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The images are unmistakable and unforgettable. When Maurice Sendak's "Where the Wild Things are" was published in 1963, it changed the face of children's literature.
It's about the lovable monsters of childhood.
"Every child has fear, has joy, full of contradictions and that's what Maurice Sendak gives that. Love of the nightlife and they're scared of what's under the bed," said Jewish Contemporary Museum Director Connie Wolf.
The book has been translated into many languages and soon it will be a major feature film. His book "Brundibar" became a Berkeley repertory theatre play that went to Broadway.
Sendak found inspiration in his life. Those monsters could have been eccentric aunts or uncles paying a visit. He was born in Brooklyn and experienced the depression. Family members were lost in the Holocaust.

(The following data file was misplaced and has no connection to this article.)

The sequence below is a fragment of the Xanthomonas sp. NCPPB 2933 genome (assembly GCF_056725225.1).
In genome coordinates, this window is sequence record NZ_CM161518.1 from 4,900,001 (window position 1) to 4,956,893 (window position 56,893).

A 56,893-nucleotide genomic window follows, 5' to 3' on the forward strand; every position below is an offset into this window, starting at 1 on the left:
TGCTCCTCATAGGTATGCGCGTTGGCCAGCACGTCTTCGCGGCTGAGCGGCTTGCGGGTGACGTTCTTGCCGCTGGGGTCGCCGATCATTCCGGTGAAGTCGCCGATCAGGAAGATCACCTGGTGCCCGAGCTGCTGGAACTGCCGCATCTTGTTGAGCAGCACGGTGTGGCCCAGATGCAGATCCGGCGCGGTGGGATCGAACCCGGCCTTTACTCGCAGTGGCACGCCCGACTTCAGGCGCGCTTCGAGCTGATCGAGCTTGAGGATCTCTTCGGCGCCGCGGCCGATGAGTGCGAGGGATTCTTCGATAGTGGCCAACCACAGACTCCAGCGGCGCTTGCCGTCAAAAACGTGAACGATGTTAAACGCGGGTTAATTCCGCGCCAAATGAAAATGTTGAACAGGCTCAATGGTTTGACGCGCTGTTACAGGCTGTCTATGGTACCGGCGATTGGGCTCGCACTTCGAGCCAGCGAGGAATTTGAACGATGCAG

"These things really influenced him and made a deep impression on him because there's darkness to his work," said Wolf.
When the Lindbergh baby was kidnapped, his father said it would never happen to him. Some of this work is pretty heavy and controversial, yet there's a lot to make us smile.
They've also included a gallery map for adults and children. Like a roadmap behind the stories of Maurice Sendak
This is the largest exhibit of Sendak's work outside of a permanent collection in Philadelphia. His influence is felt throughout the museum.
Even the cafe has Sendak-inspired creations. Sendak is still alive is 81 years old.
"I love his work because he makes you hold on to the preciousness of every day," said Wolf.
The Sendak on Sendak exhibit will show at the Contemporary Jewish Museum through next January 19. "Where the Wild Things are," the movie opens in theatres on October 16.
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